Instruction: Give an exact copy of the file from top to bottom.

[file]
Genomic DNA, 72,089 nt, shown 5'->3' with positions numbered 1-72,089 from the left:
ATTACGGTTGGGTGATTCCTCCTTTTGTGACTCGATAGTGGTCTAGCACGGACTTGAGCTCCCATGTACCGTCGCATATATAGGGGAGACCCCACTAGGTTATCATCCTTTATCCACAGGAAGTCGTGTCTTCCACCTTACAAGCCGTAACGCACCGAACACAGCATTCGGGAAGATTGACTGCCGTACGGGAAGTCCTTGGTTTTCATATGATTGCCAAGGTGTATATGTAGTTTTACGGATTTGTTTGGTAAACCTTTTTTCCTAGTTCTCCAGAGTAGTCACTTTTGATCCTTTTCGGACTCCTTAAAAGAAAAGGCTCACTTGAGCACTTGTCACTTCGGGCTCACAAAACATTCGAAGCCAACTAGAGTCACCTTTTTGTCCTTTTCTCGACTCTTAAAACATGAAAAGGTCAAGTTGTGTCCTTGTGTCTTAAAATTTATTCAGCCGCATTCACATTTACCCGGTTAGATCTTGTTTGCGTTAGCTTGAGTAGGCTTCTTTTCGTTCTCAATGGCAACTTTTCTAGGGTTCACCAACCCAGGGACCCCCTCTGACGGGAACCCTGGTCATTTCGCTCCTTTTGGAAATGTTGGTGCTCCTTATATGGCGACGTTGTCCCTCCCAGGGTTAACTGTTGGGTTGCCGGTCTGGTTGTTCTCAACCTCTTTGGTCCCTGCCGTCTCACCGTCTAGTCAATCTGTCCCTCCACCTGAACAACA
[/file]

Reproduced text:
Genomic DNA, 72,089 nt, shown 5'->3' with positions numbered 1-72,089 from the left:
ATTACGGTTGGGTGATTCCTCCTTTTGTGACTCGATAGTGGTCTAGCACGGACTTGAGCTCCCATGTACCGTCGCATATATAGGGGAGACCCCACTAGGTTATCATCCTTTATCCACAGGAAGTCGTGTCTTCCACCTTACAAGCCGTAACGCACCGAACACAGCATTCGGGAAGATTGACTGCCGTACGGGAAGTCCTTGGTTTTCATATGATTGCCAAGGTGTATATGTAGTTTTACGGATTTGTTTGGTAAACCTTTTTTCCTAGTTCTCCAGAGTAGTCACTTTTGATCCTTTTCGGACTCCTTAAAAGAAAAGGCTCACTTGAGCACTTGTCACTTCGGGCTCACAAAACATTCGAAGCCAACTAGAGTCACCTTTTTGTCCTTTTCTCGACTCTTAAAACATGAAAAGGTCAAGTTGTGTCCTTGTGTCTTAAAATTTATTCAGCCGCATTCACATTTACCCGGTTAGATCTTGTTTGCGTTAGCTTGAGTAGGCTTCTTTTCGTTCTCAATGGCAACTTTTCTAGGGTTCACCAACCCAGGGACCCCCTCTGACGGGAACCCTGGTCATTTCGCTCCTTTTGGAAATGTTGGTGCTCCTTATATGGCGACGTTGTCCCTCCCAGGGTTAACTGTTGGGTTGCCGGTCTGGTTGTTCTCAACCTCTTTGGTCCCTGCCGTCTCACCGTCTAGTCAATCTGTCCCTCCACCTGAACAACA